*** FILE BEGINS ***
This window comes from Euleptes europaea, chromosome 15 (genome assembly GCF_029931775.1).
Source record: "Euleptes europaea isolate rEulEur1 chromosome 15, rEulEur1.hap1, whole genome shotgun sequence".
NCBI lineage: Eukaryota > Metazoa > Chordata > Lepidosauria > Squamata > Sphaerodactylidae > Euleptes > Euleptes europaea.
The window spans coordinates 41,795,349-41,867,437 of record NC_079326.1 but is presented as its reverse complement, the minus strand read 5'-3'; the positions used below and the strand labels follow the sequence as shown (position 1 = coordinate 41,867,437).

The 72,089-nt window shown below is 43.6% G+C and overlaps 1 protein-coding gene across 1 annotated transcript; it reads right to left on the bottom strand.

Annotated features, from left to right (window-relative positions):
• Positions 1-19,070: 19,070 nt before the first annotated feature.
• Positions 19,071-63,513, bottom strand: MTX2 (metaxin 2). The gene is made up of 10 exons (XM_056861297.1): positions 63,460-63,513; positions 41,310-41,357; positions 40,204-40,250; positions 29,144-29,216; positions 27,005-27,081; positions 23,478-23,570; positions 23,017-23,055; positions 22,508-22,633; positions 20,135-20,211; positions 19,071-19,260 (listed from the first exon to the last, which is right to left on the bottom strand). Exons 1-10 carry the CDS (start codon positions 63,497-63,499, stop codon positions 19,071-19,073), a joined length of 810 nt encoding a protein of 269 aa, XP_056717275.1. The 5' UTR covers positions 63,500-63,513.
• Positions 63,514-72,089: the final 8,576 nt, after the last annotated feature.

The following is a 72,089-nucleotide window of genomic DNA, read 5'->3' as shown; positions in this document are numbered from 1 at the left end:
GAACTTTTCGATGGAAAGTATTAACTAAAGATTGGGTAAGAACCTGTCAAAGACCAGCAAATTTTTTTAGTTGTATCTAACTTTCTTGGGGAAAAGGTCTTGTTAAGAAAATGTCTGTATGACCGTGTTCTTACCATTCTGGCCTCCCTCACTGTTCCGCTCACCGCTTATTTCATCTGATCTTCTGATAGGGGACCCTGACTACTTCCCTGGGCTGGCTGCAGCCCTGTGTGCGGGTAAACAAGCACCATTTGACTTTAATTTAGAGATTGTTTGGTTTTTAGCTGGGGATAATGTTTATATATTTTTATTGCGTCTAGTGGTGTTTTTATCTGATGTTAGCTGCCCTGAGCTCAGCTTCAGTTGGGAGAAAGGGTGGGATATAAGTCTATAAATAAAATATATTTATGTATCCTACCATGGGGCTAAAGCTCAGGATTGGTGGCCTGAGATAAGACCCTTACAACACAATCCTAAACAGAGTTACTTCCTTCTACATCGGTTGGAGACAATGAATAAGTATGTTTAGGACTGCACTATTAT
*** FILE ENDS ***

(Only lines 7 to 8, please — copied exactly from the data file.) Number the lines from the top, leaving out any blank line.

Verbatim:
• Positions 1-19,070: 19,070 nt before the first annotated feature.
• Positions 19,071-63,513, bottom strand: MTX2 (metaxin 2). The gene is made up of 10 exons (XM_056861297.1): positions 63,460-63,513; positions 41,310-41,357; positions 40,204-40,250; positions 29,144-29,216; positions 27,005-27,081; positions 23,478-23,570; positions 23,017-23,055; positions 22,508-22,633; positions 20,135-20,211; positions 19,071-19,260 (listed from the first exon to the last, which is right to left on the bottom strand). Exons 1-10 carry the CDS (start codon positions 63,497-63,499, stop codon positions 19,071-19,073), a joined length of 810 nt encoding a protein of 269 aa, XP_056717275.1. The 5' UTR covers positions 63,500-63,513.